"We always end up cleaning their toilets," Mayans push back on AMLO's train through their home
Andres Manuel Lopez Obrador has guarded the construction of the Mayan Train, which will kill thousands of trees and displace people from their homes.
In case the 700 km project is completed, AMLO will go down in history as the second president of Mexico, only behind Porfirio Diaz, who will have built more kilometers of railway.
However, the questions that concern the inhabitants of the Mayan Peninsula are: Who will benefit from the “development” the president talks about and what does he mean by “progress”?
Most of the inhabitants of the region oppose the project because, among other things, the term "Maya" has been used to name a project that doesn't belong to the Mayan community.
“They have stolen the word from us,” Manuel Puc, a rural worker who lives off the cultivation of his land told El País. “They diminish our culture and our identity by giving the name to the train.”
Other than the name, the only Mayan trait the project will have is the cheap handwork and services that inhabitants will offer to the tourists in the future.
"In the end, we always end up cleaning their toilets," said Manuel. "Why do we always have to be the bricklayers or the waiters for the tourists? Maybe we don't want a train but good universities or an equipped hospital."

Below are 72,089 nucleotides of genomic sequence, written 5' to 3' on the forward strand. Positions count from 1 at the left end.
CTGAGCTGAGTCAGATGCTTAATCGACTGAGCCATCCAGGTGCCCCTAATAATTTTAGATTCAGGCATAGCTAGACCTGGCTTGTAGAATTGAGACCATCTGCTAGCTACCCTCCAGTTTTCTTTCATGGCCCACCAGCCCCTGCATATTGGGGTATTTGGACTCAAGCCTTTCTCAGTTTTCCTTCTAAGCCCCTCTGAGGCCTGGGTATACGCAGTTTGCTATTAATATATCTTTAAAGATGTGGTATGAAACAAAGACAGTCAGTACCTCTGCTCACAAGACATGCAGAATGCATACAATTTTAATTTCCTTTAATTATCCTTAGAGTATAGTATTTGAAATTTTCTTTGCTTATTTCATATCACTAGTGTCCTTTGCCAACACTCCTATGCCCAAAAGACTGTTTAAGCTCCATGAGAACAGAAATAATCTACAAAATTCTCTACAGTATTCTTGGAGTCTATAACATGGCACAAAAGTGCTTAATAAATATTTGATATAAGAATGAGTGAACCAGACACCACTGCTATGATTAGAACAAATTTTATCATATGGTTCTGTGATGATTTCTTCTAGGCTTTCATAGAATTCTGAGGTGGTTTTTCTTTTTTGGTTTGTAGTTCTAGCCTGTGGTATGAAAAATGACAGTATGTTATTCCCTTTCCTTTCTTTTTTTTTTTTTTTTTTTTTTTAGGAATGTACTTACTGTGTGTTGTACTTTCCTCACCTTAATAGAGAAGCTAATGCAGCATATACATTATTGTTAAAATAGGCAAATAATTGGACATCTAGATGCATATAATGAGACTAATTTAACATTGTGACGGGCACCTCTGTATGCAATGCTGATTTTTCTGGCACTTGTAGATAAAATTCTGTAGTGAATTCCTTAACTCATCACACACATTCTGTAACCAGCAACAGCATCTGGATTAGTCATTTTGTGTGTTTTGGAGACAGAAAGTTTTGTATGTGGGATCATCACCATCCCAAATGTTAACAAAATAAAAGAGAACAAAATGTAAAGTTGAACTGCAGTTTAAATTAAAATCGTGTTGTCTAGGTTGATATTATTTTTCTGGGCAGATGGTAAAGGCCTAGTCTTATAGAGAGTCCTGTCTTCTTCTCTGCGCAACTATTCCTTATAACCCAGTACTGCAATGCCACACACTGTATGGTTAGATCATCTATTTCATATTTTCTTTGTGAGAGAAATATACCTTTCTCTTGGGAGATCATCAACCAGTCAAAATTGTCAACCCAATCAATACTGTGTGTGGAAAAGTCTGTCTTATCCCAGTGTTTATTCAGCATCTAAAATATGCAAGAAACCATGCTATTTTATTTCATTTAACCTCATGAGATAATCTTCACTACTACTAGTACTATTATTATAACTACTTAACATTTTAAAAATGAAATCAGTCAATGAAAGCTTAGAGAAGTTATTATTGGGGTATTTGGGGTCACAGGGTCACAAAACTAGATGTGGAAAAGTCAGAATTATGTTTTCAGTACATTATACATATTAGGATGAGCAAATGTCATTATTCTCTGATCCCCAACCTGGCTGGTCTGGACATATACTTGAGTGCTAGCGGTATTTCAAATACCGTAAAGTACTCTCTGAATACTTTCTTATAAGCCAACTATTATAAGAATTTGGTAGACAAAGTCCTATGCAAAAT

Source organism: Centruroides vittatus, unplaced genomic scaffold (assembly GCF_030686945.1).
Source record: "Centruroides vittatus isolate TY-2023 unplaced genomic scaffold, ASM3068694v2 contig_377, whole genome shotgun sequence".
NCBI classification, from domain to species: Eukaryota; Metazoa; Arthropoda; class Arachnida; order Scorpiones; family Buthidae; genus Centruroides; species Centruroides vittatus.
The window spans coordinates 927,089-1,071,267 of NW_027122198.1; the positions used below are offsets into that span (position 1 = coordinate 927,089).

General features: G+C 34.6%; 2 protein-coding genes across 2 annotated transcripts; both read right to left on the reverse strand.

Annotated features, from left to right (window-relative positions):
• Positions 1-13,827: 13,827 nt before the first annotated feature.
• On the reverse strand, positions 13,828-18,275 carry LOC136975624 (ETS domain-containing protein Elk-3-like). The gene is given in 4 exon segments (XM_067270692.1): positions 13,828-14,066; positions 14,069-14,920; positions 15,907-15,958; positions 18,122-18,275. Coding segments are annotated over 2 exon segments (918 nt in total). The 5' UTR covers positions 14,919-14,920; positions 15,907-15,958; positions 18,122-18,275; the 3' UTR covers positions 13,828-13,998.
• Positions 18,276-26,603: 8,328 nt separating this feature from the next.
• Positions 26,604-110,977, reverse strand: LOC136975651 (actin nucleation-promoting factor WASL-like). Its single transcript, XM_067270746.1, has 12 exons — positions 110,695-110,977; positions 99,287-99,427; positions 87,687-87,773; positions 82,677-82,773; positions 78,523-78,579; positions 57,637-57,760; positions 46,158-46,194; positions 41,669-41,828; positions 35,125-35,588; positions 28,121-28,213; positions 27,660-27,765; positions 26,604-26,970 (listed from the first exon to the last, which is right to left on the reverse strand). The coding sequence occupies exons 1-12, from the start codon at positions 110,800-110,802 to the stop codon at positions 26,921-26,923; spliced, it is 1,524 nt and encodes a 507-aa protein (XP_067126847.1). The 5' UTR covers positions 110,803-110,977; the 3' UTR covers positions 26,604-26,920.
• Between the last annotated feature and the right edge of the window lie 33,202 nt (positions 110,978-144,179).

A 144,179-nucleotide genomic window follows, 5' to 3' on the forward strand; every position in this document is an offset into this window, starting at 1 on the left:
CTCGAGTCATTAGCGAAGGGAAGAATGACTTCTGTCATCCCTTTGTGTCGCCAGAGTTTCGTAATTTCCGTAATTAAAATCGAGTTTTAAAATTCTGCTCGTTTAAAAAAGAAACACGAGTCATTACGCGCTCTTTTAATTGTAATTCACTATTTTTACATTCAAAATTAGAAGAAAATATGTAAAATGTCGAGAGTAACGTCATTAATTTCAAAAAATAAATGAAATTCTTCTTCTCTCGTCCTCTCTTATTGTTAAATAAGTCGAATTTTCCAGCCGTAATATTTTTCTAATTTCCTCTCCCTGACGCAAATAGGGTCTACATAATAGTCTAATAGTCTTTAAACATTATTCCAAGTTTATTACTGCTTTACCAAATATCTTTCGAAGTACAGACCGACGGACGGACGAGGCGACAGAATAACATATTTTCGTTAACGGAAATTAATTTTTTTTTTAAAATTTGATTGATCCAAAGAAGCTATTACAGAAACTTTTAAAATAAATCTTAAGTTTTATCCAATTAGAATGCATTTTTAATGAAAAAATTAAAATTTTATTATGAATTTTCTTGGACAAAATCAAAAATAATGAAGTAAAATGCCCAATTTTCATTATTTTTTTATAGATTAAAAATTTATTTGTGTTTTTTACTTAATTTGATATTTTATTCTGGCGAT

Health and education are two essential services that for decades have been decreasing in the south of the country. Presidential promises to improve them have been just that, simple promises.
“I believe that we have the right to light, potable water, or a good school without having to accept the train,” protested Anastasio Oliveros, a beekeeper from Conhuas, a community in the Yucatán, where one of the stations is planned to be built.
The development the president refers to indicates that people like Manuel and Anastasio have to renounce their identity to adapt to the new order proposed by the railroad project.
As AMLO claimed in a conference in Campeche last September, before the statement went viral: “Even if it’s raining, thundering or lightning, the Mayan train is going to be built, whether they want it or not."
The inhabitants of the Mayan Peninsula refuse to accept a project that is going to generate environmental damage and will only be beneficial for a few businessmen.
The environmental impact statement presented last month, which specifies that just with the track construction, more than 10,000 trees will be deforested, has not been enough to stop the project.
“We gain nothing as a country by having fat jaguars and starving children; there has to be a balance,” said Rogelio Jiménez Pons in February, director of Fonatur, trying to defend the region's deforestation.
To people like Manuel and Anastacio, to accept the project is to accept the dispossession of their lands. The development proposed by the government is another way of colonization and expropriation.
The Mayan Train is a megaproject that according to AMLO, a president who only cares about his image, is “ making history.”